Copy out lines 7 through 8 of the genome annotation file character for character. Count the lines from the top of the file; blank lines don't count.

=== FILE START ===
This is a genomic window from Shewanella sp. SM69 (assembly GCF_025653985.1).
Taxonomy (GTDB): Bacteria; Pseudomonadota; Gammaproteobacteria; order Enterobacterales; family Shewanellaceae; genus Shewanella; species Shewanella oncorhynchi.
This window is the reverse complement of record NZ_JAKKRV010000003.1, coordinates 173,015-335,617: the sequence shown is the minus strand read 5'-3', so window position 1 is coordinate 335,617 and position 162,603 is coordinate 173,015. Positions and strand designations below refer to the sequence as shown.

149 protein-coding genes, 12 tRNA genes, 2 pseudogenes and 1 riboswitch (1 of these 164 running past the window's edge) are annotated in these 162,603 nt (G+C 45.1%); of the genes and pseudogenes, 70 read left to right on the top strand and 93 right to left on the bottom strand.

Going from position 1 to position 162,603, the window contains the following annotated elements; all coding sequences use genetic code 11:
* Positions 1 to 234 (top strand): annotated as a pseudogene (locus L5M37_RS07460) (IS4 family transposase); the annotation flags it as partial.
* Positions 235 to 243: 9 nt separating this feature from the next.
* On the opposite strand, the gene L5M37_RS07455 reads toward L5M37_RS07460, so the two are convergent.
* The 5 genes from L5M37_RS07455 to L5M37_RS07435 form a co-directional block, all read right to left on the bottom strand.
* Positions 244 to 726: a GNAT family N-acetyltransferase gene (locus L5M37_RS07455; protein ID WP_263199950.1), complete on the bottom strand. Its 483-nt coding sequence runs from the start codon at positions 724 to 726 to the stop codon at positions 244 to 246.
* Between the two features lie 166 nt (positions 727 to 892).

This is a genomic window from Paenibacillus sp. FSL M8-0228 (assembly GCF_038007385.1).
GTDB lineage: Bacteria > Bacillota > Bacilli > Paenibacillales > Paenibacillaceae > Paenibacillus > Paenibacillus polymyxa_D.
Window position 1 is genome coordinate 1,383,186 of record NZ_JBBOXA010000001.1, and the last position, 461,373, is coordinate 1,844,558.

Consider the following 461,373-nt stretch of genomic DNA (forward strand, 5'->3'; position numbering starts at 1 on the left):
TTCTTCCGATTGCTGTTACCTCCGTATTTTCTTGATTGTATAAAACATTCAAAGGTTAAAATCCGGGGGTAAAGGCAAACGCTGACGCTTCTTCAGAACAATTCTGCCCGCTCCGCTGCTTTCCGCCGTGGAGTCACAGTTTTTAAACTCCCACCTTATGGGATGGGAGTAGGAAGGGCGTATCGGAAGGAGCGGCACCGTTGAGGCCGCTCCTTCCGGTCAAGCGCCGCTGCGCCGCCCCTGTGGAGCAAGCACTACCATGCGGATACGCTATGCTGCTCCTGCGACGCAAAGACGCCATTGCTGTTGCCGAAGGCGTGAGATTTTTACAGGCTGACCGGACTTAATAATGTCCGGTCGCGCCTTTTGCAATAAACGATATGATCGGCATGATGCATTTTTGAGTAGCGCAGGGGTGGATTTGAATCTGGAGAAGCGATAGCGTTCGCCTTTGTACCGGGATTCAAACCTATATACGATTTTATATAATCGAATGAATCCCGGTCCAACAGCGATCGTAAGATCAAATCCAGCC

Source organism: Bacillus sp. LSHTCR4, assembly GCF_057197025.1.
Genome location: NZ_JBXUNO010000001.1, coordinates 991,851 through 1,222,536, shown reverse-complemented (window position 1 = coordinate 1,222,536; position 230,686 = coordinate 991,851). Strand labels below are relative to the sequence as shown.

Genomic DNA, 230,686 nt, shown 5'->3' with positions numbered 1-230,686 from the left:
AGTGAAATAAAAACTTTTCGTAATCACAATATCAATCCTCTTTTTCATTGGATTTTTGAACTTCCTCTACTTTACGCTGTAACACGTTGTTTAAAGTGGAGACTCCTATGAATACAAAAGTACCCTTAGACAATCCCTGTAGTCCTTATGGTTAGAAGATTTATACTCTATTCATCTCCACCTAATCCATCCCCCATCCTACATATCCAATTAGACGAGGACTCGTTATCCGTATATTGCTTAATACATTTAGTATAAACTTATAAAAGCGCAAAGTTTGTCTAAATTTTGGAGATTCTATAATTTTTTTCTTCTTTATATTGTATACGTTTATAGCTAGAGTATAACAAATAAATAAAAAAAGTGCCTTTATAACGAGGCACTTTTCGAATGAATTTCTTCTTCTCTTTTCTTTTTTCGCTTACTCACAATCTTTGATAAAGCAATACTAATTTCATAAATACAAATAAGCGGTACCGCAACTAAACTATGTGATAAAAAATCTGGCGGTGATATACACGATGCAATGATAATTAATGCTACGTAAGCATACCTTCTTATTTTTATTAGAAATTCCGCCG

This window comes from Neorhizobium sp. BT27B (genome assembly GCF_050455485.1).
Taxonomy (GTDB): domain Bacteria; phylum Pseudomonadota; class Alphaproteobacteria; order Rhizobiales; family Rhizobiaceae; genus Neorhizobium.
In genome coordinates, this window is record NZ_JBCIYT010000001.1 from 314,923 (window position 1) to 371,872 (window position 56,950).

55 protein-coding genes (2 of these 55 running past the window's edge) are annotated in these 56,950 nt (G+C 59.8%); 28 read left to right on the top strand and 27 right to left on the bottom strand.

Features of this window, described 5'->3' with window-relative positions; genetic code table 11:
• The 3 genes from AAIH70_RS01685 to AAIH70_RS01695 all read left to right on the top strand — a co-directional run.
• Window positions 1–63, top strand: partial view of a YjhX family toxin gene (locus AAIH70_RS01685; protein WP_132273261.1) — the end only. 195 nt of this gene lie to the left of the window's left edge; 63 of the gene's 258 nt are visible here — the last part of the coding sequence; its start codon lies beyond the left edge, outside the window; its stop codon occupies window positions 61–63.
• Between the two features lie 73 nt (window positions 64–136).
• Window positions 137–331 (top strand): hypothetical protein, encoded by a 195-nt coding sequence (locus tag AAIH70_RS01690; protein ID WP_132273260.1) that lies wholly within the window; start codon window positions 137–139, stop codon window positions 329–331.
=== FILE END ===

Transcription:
* Positions 235 to 243: 9 nt separating this feature from the next.
* On the opposite strand, the gene L5M37_RS07455 reads toward L5M37_RS07460, so the two are convergent.